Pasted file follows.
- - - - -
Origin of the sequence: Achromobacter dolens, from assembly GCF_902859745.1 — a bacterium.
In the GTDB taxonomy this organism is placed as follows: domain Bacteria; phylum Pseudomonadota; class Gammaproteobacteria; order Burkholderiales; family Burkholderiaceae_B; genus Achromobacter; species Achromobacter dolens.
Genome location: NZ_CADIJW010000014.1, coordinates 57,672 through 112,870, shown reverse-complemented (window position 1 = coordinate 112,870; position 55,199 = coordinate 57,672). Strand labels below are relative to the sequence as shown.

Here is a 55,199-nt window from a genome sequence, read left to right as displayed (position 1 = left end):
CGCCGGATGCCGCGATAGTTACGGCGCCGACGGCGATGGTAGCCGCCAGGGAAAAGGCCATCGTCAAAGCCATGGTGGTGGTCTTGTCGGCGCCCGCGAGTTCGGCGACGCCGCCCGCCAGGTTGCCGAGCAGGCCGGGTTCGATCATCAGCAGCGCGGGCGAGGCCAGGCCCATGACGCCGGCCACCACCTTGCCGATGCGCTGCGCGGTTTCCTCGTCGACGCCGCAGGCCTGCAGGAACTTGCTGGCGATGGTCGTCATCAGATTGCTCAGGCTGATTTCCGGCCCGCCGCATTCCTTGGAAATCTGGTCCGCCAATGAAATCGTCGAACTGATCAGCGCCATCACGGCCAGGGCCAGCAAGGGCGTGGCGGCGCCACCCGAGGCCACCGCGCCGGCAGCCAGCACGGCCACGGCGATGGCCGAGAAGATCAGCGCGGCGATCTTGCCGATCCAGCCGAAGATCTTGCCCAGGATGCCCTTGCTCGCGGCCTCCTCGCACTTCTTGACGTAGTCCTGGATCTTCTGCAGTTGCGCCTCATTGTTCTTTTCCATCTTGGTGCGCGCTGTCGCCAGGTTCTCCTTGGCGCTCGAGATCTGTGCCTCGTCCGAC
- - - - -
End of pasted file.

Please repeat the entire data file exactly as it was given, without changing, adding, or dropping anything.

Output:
Origin of the sequence: Achromobacter dolens, from assembly GCF_902859745.1 — a bacterium.
In the GTDB taxonomy this organism is placed as follows: domain Bacteria; phylum Pseudomonadota; class Gammaproteobacteria; order Burkholderiales; family Burkholderiaceae_B; genus Achromobacter; species Achromobacter dolens.
Genome location: NZ_CADIJW010000014.1, coordinates 57,672 through 112,870, shown reverse-complemented (window position 1 = coordinate 112,870; position 55,199 = coordinate 57,672). Strand labels below are relative to the sequence as shown.

Here is a 55,199-nt window from a genome sequence, read left to right as displayed (position 1 = left end):
CGCCGGATGCCGCGATAGTTACGGCGCCGACGGCGATGGTAGCCGCCAGGGAAAAGGCCATCGTCAAAGCCATGGTGGTGGTCTTGTCGGCGCCCGCGAGTTCGGCGACGCCGCCCGCCAGGTTGCCGAGCAGGCCGGGTTCGATCATCAGCAGCGCGGGCGAGGCCAGGCCCATGACGCCGGCCACCACCTTGCCGATGCGCTGCGCGGTTTCCTCGTCGACGCCGCAGGCCTGCAGGAACTTGCTGGCGATGGTCGTCATCAGATTGCTCAGGCTGATTTCCGGCCCGCCGCATTCCTTGGAAATCTGGTCCGCCAATGAAATCGTCGAACTGATCAGCGCCATCACGGCCAGGGCCAGCAAGGGCGTGGCGGCGCCACCCGAGGCCACCGCGCCGGCAGCCAGCACGGCCACGGCGATGGCCGAGAAGATCAGCGCGGCGATCTTGCCGATCCAGCCGAAGATCTTGCCCAGGATGCCCTTGCTCGCGGCCTCCTCGCACTTCTTGACGTAGTCCTGGATCTTCTGCAGTTGCGCCTCATTGTTCTTTTCCATCTTGGTGCGCGCTGTCGCCAGGTTCTCCTTGGCGCTCGAGATCTGTGCCTCGTCCGAC